It's all relative.
 
You might think that because the Dow Jones Industrial Average ended Tuesday at an all-time high of 26,773.94 stocks are due for a pullback. 
 
While gains this year have been strong, the market hasn't returned the more than 20% it returned in 2017 (mind you, we still have three months to go in 2018). The Dow has risen 8.31% this year, the S&P 500 has gained 9.34%, and the Nasdaq has surged 15.88%. The historical average annual return for stocks in the U.S. is about 10%, not adjusted for inflation. Meanwhile, the S&P 500's trailing 12-months price-to-earnings ratio is around 25, slightly above its historical average.
 
Simply put, the market hasn't performed overwhelmingly in 2018.
 
GDP was strong in the latest reading, showing a 4.2% growth rate. Some of my sources warned that that's a peak for the U.S. economy, while others said it indicates we're in the middle of robust growth mode. Both inflation and wages have showed up in the second half of the year as well, indicating a strong consumer, and quite possibly a strong consumer for the near future.
 
Federal Reserve Chairman Jerome Powell feels the economy still has legs to keep running. The U.S. economic outlook is "remarkably positive," in Powell's words, due in part to the "historically rare" combination of low unemployment and rather tame inflation.
 
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So let's go sector by sector. Oil-focused energy companies look poised for gains as crude prices could continue to rise due to somewhat restricted supply, while demand improves. Some of my sources have made that argument, an argument I agree with. "With oil prices rebounding significantly since a few years ago, coupled with somewhat constrained supply - I think that bodes well for the sector," E*Trade's VP of Investment Strategy Mike Loewengart told me.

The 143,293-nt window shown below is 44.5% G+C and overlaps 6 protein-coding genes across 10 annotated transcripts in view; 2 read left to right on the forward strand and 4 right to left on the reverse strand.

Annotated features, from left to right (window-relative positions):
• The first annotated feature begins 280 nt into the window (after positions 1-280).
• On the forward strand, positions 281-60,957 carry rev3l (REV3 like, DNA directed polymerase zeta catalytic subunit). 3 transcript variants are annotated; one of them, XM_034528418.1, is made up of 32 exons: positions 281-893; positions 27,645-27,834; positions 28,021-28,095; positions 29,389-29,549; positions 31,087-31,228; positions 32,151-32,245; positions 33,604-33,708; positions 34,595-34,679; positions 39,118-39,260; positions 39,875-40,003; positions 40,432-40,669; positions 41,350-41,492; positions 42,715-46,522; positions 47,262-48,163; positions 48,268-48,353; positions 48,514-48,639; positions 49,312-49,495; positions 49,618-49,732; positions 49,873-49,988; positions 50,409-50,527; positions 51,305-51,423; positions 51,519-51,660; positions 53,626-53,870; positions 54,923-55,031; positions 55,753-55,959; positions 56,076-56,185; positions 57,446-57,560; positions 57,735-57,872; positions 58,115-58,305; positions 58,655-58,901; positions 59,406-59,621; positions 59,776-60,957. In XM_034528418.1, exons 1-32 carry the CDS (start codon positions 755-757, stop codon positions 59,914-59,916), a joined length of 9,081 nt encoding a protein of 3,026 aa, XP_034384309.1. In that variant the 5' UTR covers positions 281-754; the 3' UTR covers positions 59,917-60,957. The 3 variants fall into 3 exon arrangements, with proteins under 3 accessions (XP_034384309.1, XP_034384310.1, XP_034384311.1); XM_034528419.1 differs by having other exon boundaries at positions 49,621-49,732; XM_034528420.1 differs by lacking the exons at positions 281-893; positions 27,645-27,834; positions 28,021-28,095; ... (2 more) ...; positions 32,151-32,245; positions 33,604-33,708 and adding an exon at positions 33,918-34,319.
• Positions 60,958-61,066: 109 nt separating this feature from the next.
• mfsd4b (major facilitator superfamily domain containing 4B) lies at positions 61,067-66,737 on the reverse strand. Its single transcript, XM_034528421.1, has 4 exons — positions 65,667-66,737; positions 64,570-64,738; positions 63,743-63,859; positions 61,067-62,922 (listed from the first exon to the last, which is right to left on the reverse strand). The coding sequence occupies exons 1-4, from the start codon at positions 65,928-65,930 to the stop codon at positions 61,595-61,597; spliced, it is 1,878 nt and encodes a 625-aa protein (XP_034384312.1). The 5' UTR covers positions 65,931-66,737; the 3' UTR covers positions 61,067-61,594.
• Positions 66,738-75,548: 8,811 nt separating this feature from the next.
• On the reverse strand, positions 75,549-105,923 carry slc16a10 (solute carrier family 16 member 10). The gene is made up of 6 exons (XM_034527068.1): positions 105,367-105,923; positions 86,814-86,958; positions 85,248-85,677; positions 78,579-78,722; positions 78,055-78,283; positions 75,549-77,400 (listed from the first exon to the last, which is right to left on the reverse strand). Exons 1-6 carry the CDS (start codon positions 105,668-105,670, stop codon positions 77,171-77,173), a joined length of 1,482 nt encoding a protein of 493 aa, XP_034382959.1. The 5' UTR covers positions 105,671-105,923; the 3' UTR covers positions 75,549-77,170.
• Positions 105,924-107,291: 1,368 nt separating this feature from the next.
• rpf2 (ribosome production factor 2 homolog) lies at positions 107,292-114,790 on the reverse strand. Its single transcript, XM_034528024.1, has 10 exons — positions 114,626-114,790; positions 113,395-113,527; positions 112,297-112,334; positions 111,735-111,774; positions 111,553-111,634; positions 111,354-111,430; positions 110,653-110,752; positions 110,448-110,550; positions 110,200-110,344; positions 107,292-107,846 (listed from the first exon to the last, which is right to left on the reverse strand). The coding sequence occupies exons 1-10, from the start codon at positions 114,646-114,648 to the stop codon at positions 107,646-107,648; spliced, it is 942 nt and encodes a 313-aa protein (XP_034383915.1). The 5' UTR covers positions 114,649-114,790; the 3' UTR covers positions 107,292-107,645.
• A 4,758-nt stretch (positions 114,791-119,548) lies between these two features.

While some of my sources told me  financials don't look great because rising interest rates could cause loan volumes to decrease, the opposite could very well be true. Net interest margins are set to expand, while wage growth provides a good backdrop for loan volumes.
 
Manufacturing looks strong as durable goods orders from manufacturing companies rose 4.5% year over year in August. Those companies -- like Boeing  ( BA - Get Report)  -- must be anticipating strong demand downstream to the consumer in the supply chain.
 
Discretionary stocks look good too, as a result of the wage increases, and most people I spoke to agreed. Starbucks ( SBUX - Get Report) has been a stock I've been watching. As another one of my sources pointed out recently, whenever wage and employment data are strong, discretionaries do well.
 
"Consumer discretionary continues to enjoy growth as employment continues to be strong," said Chris Wolfe, chief investment officer of First Republic Wealth Management.
 
High-performing large-cap stocks also have led the way this year. Apple ( AAPL - Get Report)  has returned 33% this year, Amazon ( AMZN - Get Report)  has gained about 65% this year, and Microsoft ( MSFT - Get Report)  has jumped about 34%. Evidence points to further gains for these tech giants.  

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